There are many definitions for terms such as “veteran” and “war veteran.” Some definitions are more important than others, especially if you need to know what the legal definition of such terms are where veteran benefits are concerned.
That’s right – there are specific definitions and requirements to be considered a veteran or a war veteran when claiming benefits, and these definitions are NOT standardized.
What Is A Veteran?
In general, a military veteran is someone who has completed basic training and served in uniform outside the initial training environment. Those who enter basic training but do not complete it and go home are not considered veterans, do not qualify for veteran benefits, etc.
Keep in mind that this is the general definition of a veteran (not a war veteran) and that this definition has nothing to do with VA rules for qualifying for VA benefits. That said, VA benefits are generally not available to those who did not complete basic training.
The requirement to be considered a veteran or a wartime veteran for a state benefit may not be the same as those for federal benefits.
An excellent example of this can be found on the official site for the town of Sudbury, MA which has a section for veterans. This section explains both the state and federal definitions of “veteran” which include a two-sentence explanation of the federal version:
“…under Federal Law a VETERAN is any person, who served honorably on active duty in the armed forces of the United States. (Discharges marked GENERAL AND UNDER HONORABLE CONDITIONS also qualify.)”
But that is not the final word on the definition of a veteran. According to the Department of Veterans Affairs, a veteran is someone who:
- served in the active military, naval or air service, and
- was discharged or released under conditions other than dishonorable.
And according to Title 38 of the United States Code, “The term ‘veteran’ means a person who served in the active military, naval, or air service, and who was discharged or released therefrom under conditions other than dishonorable.”
The Sudbury, MA definition is not technically inaccurate, it may seem a bit unintentionally confusing as there are types of military discharges (Medical, Administrative, etc.) that may be categorized as Honorable or even General. It is easy to miss that an Honorable Discharge classification can be confused with the reason for the discharge (medical separation, convenience of the government, lack of retainability, etc.) and this creates confusion for some.
Some veteran benefits are offered to all vets unless a Dishonorable Discharge is on the service record. Others require discharges not characterized as punitive (Bad Conduct, Other Than Honorable, Dishonorable), while still other benefits require an Honorable Discharge. This is not standardized, and will vary greatly depending on whether you are applying for state or federal benefits.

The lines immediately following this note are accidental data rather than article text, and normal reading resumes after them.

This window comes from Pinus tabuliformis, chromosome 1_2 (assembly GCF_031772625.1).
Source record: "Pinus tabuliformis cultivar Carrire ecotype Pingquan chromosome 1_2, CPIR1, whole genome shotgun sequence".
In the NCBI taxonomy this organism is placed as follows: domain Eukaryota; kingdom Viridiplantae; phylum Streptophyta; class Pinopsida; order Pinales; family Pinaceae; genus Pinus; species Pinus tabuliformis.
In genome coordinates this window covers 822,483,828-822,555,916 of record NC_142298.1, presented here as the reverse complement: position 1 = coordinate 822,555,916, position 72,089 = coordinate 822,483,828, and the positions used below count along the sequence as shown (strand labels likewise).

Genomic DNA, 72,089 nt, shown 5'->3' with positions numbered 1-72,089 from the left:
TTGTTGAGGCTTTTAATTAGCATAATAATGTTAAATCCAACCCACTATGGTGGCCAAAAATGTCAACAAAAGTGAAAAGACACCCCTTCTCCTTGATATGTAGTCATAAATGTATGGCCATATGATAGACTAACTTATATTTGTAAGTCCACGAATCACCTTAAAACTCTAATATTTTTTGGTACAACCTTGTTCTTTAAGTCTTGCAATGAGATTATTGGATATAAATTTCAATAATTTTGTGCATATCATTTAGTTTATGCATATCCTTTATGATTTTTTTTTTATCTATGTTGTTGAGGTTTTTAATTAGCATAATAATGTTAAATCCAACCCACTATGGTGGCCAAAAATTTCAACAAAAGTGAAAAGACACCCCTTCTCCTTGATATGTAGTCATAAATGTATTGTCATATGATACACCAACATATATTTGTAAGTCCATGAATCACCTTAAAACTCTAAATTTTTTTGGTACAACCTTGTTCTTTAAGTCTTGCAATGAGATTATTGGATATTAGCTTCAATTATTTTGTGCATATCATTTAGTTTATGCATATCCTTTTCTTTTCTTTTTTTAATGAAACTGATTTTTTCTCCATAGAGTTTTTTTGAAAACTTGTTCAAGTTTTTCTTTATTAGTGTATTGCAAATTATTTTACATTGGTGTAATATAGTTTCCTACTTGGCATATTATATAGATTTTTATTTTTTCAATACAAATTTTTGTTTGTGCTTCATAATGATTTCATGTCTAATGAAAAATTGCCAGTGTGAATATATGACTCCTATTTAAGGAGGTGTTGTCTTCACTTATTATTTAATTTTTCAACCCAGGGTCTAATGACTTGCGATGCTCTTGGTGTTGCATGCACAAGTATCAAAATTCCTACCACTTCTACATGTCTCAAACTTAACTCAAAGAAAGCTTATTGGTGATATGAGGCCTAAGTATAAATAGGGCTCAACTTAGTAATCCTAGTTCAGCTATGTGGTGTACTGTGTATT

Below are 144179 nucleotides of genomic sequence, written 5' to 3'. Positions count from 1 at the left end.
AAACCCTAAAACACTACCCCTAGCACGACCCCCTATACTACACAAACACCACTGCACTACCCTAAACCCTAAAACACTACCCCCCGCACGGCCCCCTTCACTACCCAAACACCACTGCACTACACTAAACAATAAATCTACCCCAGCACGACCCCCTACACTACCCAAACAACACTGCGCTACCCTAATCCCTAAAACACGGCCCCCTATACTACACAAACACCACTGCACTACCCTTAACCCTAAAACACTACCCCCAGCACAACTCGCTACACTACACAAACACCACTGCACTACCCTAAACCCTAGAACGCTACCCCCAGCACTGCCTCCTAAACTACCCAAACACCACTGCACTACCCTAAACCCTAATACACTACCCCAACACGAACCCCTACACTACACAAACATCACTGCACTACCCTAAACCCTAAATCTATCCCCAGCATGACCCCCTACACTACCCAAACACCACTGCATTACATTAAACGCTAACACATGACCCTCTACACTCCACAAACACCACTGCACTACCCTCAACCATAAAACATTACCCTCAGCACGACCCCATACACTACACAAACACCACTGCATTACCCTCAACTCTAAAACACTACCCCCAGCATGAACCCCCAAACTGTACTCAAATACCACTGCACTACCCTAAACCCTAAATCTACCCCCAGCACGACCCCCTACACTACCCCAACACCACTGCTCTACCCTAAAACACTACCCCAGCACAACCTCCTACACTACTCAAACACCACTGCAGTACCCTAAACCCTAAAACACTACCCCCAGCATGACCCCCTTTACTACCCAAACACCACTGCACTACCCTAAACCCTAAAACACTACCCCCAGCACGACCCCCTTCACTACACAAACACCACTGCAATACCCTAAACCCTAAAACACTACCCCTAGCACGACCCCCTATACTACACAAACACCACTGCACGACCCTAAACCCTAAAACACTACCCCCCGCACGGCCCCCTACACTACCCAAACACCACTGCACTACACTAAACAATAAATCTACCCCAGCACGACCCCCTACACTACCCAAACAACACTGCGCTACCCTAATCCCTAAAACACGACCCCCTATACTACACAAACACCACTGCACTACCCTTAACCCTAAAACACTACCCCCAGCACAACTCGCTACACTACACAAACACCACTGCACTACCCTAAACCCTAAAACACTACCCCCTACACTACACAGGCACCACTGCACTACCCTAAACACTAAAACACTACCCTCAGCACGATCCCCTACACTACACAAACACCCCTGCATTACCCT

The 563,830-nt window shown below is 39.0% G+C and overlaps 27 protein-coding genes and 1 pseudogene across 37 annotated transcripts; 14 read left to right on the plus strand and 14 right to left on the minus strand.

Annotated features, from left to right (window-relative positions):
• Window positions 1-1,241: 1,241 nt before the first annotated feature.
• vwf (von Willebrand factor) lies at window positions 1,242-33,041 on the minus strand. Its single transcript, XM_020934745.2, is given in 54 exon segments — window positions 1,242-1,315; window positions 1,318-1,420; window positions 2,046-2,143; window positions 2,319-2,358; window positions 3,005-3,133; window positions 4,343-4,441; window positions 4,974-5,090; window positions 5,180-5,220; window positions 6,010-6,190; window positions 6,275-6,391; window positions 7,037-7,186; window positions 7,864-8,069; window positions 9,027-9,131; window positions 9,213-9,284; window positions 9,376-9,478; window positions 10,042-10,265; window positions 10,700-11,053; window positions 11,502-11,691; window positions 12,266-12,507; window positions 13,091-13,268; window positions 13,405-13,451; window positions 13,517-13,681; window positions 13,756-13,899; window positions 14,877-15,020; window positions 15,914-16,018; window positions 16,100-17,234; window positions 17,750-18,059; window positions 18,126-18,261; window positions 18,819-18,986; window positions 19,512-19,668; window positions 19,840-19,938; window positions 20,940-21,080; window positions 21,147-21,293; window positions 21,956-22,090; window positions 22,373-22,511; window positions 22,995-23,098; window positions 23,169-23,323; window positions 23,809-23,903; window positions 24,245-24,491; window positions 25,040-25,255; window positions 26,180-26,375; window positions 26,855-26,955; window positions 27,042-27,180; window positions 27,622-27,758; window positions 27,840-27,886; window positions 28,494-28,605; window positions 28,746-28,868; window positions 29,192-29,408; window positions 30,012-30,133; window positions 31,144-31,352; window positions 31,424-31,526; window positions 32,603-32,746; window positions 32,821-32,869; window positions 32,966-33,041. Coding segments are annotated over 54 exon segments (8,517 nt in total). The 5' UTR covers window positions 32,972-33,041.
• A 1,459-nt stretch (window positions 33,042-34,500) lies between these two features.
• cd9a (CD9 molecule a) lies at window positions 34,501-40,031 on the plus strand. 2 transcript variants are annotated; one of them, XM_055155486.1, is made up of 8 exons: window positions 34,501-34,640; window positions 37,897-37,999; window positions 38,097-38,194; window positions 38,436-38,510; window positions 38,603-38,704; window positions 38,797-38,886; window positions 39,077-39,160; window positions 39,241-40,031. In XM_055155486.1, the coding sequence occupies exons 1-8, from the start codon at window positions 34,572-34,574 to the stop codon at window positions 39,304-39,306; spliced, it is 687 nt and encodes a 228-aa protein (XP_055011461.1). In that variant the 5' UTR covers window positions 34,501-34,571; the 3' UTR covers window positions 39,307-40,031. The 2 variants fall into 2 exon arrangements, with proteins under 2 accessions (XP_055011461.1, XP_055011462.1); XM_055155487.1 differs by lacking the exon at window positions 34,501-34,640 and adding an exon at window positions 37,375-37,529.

How States May Interpret “Veteran”
We started this section discussing the official site of the town of Sudbury, MA and that site’s interpretation of the Federal definition of a military veteran. But what about the State of Massachusetts definition? The Federal version contained two sentences. But the state’s definition (for the purposes of receiving state veteran benefits) is more than a full paragraph, including:
- A requirement of 180 days of regular active duty service and a last discharge or release under honorable conditions
- No wartime service required
- Veterans may also serve 90 days of active duty service, one (1) day of which is during “wartime”, and a last discharge or release under honorable conditions
- “The one-day need not have actually been served in a war zone”
And that doesn’t include the state’s requirements for Guard and Reserve members. As you can see, states may have a more strict definition of what qualifies someone for state veteran benefits.
What You Need To Know About State Veteran Benefits
There may be specific service requirements for certain state veteran benefits (especially property tax exemptions, education benefits, and state income tax breaks) which may vary depending on the state, the benefit, and current legislation.
For example, some states offer education benefits to surviving spouses and dependent children of deceased service members. But these programs often specify a period of wartime service, often Post-9/11 military service. Others may provide benefits for those who earned expeditionary medals or campaign medals for service in the Gulf Wars, Afghanistan, etc.
In such cases, the definition of veteran, or even “wartime veteran” may not be as important as the location and/or duration of service in a war zone or in support of operations in the wake of 9/11.